August 10, 2012
Back in the good old days things were a lot simpler. You didn’t have to worry about packet capturing or password extracting, and as a result a lot of the original protocols like HTTP, FTP and POP3 didn’t worry about sending your passwords over the wire in plain text. But in today's increasingly sophisticated API-driven world this isn't enough.
Most web services available to developers have been inaccessible to Connect IQ developers because they use OAUTH to provide access control, and this functionality did not exist in Connect IQ. Connect IQ 2 added new OAUTH APIs opening up Connect IQ apps to many of the APIs available on the web.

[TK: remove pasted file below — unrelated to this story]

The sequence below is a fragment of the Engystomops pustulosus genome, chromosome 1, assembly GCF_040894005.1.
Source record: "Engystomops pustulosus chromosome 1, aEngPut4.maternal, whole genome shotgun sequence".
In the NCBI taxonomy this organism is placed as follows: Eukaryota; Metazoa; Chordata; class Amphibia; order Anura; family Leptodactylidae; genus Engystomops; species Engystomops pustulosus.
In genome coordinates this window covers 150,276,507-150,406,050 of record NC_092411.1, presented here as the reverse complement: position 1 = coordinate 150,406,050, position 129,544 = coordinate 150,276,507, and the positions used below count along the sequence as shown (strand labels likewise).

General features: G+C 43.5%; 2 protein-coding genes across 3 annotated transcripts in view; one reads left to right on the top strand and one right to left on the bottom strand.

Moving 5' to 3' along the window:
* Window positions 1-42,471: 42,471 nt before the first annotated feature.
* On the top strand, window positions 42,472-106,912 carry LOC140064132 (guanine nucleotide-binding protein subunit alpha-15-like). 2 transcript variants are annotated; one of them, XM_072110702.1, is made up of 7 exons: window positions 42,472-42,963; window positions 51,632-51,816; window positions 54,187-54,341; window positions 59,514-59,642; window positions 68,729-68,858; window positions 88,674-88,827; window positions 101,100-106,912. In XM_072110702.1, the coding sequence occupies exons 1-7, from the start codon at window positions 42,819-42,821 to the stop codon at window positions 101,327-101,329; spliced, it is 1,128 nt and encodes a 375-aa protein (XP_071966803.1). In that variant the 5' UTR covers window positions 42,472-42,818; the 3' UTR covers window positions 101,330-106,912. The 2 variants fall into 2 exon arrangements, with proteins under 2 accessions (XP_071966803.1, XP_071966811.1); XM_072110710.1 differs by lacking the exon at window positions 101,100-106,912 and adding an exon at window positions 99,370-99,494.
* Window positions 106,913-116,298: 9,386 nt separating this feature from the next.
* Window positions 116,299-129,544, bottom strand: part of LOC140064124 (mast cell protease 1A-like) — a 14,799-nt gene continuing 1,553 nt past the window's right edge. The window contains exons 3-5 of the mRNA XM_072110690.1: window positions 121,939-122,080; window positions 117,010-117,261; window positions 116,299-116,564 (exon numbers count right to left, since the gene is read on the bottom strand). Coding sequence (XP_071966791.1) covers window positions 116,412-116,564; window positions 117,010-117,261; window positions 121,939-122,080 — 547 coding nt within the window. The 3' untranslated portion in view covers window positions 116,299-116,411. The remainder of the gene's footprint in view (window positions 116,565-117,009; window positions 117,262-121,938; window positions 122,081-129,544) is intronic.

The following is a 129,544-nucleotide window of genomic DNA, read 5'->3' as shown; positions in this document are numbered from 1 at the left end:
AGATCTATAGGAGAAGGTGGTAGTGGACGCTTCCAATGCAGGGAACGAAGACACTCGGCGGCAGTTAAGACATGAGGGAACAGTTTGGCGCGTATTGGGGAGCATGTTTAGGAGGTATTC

While testing out a new tool I'm working on that uses a variety of OAuth2 providers and thought I’d catalog some of the quirks I came across. This is just for the authorization flow, not for actually making requests once you’ve secured a token. Now that the OAuth2 spec is solidified we should start seeing less and less of these issues.